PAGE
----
Americans Flee as Economy Hits Bottom

LAREDO TX.  Mexican citizen Hector Ruiz was crawling through an unguarded culvert along the Texas -Mexico border last week when he ran into an unusual obstacle- a desperate and hungry Texas family coming the other way. “I always use this route to cross into the US, and I never get caught. I thought I was done for but it turned out it was just a nice young family looking to hide out from their mortgage company.” Hector pointed the way and even gave them a few pesos to tide them over before heading to his job as a migrant thorn picker.

“… but you’re taking away jobs from decent law breaking Mexicans.”

Border Fence

Who is outside looking in?

Carlos Jimenez, mayor of the Mexican border town Santa Nunca de Juevos, says “We see more and more of this every week. Americans ducking bill collectors, coming over here looking for work with the cartels. You people are pretty decent with weapons and you know a lot about drugs, I’ll give you that, but you’re taking away jobs from decent law breaking Mexicans. And for Christ’s sake learn the language. If one more fat jackass in cargo shorts and a baseball cap calls me Isabel and asks me where the library is there’s going to be an international incident.“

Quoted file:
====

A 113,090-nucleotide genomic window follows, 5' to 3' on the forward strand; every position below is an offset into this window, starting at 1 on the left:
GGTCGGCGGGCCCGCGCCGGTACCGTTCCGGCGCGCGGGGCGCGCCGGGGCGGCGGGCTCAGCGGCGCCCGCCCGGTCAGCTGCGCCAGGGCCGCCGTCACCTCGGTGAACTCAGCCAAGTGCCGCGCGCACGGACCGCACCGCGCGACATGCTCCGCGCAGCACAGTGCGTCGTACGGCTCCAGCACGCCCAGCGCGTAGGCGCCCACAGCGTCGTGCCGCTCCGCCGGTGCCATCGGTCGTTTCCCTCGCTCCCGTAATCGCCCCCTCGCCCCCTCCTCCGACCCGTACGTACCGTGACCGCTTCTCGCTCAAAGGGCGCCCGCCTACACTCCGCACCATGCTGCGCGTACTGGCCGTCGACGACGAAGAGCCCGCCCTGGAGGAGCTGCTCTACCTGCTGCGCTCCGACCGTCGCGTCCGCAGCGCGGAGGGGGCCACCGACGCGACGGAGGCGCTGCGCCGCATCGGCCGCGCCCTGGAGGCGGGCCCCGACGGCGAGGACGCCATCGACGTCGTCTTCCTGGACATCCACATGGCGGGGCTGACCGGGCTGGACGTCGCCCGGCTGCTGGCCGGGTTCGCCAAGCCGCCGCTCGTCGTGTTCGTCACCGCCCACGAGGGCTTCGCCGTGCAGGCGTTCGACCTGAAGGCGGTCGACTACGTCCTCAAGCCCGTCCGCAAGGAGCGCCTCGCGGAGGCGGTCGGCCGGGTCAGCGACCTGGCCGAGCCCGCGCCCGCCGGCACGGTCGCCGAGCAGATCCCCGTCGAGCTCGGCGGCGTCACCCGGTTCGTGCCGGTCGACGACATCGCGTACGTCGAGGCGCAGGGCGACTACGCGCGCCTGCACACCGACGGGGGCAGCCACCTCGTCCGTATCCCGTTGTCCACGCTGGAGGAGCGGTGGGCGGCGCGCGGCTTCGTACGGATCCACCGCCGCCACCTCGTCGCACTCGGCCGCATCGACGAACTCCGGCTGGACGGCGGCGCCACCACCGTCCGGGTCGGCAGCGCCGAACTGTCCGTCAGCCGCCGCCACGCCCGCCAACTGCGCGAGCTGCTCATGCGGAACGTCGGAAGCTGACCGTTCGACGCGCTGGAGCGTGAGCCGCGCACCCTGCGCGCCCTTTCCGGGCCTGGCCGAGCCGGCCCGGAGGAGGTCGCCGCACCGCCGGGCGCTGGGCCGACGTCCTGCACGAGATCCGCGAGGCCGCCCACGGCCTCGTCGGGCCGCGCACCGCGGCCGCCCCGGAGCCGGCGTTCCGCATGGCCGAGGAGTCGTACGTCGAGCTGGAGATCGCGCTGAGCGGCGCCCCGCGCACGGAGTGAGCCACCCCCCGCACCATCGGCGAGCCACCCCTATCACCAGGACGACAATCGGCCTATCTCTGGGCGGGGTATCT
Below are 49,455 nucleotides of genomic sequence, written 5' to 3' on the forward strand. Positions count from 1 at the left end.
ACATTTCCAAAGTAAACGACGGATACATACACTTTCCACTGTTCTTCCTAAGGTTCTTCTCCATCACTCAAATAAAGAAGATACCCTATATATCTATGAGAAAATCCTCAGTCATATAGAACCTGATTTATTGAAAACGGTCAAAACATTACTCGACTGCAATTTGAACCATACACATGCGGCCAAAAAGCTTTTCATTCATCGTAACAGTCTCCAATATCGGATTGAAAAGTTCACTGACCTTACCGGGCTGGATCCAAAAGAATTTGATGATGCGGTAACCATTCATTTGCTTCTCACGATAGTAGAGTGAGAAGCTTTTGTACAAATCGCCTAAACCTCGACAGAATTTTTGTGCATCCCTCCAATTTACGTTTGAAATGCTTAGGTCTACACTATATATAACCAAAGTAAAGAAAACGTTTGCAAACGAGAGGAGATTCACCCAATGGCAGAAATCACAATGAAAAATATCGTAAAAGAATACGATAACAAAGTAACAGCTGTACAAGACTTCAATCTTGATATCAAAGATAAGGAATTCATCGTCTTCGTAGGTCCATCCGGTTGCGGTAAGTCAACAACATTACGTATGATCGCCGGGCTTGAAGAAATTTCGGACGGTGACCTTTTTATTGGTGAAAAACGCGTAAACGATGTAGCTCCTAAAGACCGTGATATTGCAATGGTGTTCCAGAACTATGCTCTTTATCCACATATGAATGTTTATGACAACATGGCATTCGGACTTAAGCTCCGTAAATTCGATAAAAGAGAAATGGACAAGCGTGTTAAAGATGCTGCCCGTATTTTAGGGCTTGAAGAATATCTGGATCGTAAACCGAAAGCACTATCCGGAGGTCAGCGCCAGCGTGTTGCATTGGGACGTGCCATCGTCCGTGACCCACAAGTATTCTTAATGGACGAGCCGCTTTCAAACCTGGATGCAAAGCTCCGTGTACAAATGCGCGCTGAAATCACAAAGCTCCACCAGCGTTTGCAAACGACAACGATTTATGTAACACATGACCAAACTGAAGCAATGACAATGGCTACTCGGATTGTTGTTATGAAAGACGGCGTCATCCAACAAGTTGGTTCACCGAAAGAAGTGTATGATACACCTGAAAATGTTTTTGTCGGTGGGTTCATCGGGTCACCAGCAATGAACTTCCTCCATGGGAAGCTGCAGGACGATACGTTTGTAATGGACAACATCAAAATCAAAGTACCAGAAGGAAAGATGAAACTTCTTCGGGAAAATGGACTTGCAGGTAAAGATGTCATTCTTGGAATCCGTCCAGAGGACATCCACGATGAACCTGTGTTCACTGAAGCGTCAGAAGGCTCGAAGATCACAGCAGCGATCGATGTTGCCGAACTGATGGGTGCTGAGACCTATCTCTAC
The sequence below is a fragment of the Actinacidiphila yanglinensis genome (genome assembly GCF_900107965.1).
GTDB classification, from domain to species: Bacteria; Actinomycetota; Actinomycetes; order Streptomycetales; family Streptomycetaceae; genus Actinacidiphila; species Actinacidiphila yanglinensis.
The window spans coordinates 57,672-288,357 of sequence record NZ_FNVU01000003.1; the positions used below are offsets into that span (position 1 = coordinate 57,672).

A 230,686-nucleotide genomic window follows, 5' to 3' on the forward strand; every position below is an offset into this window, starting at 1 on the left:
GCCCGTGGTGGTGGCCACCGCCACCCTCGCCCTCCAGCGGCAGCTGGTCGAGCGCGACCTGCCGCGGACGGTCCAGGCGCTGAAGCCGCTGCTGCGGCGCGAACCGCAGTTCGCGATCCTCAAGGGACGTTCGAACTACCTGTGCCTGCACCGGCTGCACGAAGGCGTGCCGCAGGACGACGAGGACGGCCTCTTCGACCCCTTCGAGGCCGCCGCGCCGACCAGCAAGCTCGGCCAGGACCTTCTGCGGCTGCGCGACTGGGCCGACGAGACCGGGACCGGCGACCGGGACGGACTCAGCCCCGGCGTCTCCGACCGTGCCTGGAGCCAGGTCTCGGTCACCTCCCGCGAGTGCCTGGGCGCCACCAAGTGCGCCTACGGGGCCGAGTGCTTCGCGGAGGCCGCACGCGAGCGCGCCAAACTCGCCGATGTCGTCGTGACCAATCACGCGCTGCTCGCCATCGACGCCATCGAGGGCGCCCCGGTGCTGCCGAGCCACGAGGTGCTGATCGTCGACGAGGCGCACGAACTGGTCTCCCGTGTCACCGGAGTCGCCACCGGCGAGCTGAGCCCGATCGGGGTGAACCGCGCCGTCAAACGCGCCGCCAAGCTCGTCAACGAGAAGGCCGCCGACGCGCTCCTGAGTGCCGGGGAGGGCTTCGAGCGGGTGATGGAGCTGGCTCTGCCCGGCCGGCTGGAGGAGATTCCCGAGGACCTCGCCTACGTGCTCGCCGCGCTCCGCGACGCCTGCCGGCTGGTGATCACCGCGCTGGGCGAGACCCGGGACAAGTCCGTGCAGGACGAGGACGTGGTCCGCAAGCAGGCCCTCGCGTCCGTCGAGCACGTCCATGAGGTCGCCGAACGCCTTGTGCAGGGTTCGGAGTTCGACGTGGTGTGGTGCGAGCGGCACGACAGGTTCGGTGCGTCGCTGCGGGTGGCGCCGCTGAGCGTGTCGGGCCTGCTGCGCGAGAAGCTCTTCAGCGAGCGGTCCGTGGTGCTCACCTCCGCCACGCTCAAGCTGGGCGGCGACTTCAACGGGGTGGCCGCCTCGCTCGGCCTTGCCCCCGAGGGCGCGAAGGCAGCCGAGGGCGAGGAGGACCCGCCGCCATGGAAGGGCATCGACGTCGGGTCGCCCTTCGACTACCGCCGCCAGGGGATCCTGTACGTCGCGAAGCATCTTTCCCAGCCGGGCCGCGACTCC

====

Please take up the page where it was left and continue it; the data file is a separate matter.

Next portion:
Carl Ballston, Professor of Border Studies at the University of Texas, is aware of the trend. “Mexicans do call reverse migrators “Fatbacks”, because they often get stuck and clog up tunnels and culverts. And there’s nothing sadder than seeing one of these guys hanging off a wall on the US side of the border. Border Patrol agents even have a code for it-“Humpty Dumpty needs assistance.”

… “Fatbacks”, because they often get stuck and clog up tunnels

“We’ve ordered more cranes,” reports Captain Chuck Conroy of the US Border Patrol. “But this isn’t a part of our strategic initiative for 2011, so we’ll see.” Asked what advice he would give to American citizens contemplating a border run, he offers, “Stay home and deal drugs in your own communities. Even with the daily shootings the drug cartels don’t have a lot of vacancies right now.”